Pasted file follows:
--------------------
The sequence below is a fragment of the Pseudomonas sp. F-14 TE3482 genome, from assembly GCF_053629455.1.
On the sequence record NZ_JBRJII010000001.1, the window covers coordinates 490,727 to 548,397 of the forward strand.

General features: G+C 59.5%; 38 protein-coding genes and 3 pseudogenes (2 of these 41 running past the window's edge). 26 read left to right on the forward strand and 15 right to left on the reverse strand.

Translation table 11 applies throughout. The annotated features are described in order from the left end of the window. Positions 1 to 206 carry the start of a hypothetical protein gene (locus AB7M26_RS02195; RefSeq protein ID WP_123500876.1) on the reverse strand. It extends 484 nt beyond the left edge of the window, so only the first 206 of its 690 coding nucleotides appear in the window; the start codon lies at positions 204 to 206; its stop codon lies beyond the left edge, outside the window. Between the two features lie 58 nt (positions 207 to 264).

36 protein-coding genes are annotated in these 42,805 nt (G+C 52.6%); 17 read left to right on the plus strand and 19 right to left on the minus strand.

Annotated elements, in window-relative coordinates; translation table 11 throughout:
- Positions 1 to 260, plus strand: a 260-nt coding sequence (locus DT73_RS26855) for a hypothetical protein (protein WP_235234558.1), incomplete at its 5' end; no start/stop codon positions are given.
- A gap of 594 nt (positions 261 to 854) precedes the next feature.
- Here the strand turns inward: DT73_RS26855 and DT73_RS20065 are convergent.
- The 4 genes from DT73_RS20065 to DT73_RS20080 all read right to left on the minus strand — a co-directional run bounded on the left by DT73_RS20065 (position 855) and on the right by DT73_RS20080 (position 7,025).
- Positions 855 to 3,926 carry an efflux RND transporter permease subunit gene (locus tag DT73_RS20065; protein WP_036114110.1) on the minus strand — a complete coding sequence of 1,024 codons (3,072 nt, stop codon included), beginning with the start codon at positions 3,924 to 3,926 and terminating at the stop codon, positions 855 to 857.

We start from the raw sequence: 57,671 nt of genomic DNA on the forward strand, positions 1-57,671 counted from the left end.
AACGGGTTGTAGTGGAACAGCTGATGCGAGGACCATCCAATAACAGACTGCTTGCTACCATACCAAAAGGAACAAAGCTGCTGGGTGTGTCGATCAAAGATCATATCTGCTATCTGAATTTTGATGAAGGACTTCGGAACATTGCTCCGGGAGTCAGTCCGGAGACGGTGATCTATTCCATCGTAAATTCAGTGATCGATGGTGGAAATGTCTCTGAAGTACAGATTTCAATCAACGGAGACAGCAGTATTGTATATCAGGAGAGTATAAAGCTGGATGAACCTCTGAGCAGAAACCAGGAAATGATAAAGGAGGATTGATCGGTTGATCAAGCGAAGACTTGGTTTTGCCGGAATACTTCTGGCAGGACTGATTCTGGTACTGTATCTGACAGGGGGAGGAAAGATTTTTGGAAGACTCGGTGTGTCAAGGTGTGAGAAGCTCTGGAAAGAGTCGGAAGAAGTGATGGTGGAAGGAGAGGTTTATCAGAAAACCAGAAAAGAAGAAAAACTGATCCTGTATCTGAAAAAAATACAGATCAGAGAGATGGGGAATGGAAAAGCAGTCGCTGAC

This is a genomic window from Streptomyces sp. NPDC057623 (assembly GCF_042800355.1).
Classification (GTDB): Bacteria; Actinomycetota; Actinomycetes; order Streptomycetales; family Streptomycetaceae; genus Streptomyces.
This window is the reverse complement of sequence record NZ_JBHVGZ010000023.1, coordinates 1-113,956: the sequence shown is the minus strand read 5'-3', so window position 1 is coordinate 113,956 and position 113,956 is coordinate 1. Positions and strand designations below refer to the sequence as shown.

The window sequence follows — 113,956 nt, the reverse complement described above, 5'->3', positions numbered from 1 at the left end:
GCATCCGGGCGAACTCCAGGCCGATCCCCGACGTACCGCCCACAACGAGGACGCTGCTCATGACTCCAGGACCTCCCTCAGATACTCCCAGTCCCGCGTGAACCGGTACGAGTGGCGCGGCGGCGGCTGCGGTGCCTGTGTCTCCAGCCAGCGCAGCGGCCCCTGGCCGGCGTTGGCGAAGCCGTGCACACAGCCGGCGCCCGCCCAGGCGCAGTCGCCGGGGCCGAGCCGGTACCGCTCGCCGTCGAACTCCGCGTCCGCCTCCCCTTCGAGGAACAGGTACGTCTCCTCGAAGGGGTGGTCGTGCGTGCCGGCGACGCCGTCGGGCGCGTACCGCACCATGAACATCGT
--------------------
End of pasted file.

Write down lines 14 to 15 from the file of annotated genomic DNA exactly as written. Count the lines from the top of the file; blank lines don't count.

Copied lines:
This is a genomic window from Streptomyces sp. NPDC057623 (assembly GCF_042800355.1).
Classification (GTDB): Bacteria; Actinomycetota; Actinomycetes; order Streptomycetales; family Streptomycetaceae; genus Streptomyces.